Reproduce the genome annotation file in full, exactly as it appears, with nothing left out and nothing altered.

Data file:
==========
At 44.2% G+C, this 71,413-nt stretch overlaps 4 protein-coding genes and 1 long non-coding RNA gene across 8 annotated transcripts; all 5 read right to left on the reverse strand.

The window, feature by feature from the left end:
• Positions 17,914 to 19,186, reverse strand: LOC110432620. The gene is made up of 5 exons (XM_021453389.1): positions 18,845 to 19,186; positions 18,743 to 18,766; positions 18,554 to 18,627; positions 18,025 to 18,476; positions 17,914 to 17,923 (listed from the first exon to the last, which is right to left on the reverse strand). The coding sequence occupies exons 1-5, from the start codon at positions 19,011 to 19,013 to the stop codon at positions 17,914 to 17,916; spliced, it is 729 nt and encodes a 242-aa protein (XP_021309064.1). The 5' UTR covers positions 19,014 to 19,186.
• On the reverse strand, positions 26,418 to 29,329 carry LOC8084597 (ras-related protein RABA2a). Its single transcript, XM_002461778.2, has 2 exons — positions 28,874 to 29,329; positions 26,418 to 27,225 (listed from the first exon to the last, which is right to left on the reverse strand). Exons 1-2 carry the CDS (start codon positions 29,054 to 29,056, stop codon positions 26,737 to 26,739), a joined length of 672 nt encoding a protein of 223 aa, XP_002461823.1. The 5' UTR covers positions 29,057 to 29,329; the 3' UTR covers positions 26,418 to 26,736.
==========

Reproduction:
At 44.2% G+C, this 71,413-nt stretch overlaps 4 protein-coding genes and 1 long non-coding RNA gene across 8 annotated transcripts; all 5 read right to left on the reverse strand.

The window, feature by feature from the left end:
• Positions 17,914 to 19,186, reverse strand: LOC110432620. The gene is made up of 5 exons (XM_021453389.1): positions 18,845 to 19,186; positions 18,743 to 18,766; positions 18,554 to 18,627; positions 18,025 to 18,476; positions 17,914 to 17,923 (listed from the first exon to the last, which is right to left on the reverse strand). The coding sequence occupies exons 1-5, from the start codon at positions 19,011 to 19,013 to the stop codon at positions 17,914 to 17,916; spliced, it is 729 nt and encodes a 242-aa protein (XP_021309064.1). The 5' UTR covers positions 19,014 to 19,186.
• On the reverse strand, positions 26,418 to 29,329 carry LOC8084597 (ras-related protein RABA2a). Its single transcript, XM_002461778.2, has 2 exons — positions 28,874 to 29,329; positions 26,418 to 27,225 (listed from the first exon to the last, which is right to left on the reverse strand). Exons 1-2 carry the CDS (start codon positions 29,054 to 29,056, stop codon positions 26,737 to 26,739), a joined length of 672 nt encoding a protein of 223 aa, XP_002461823.1. The 5' UTR covers positions 29,057 to 29,329; the 3' UTR covers positions 26,418 to 26,736.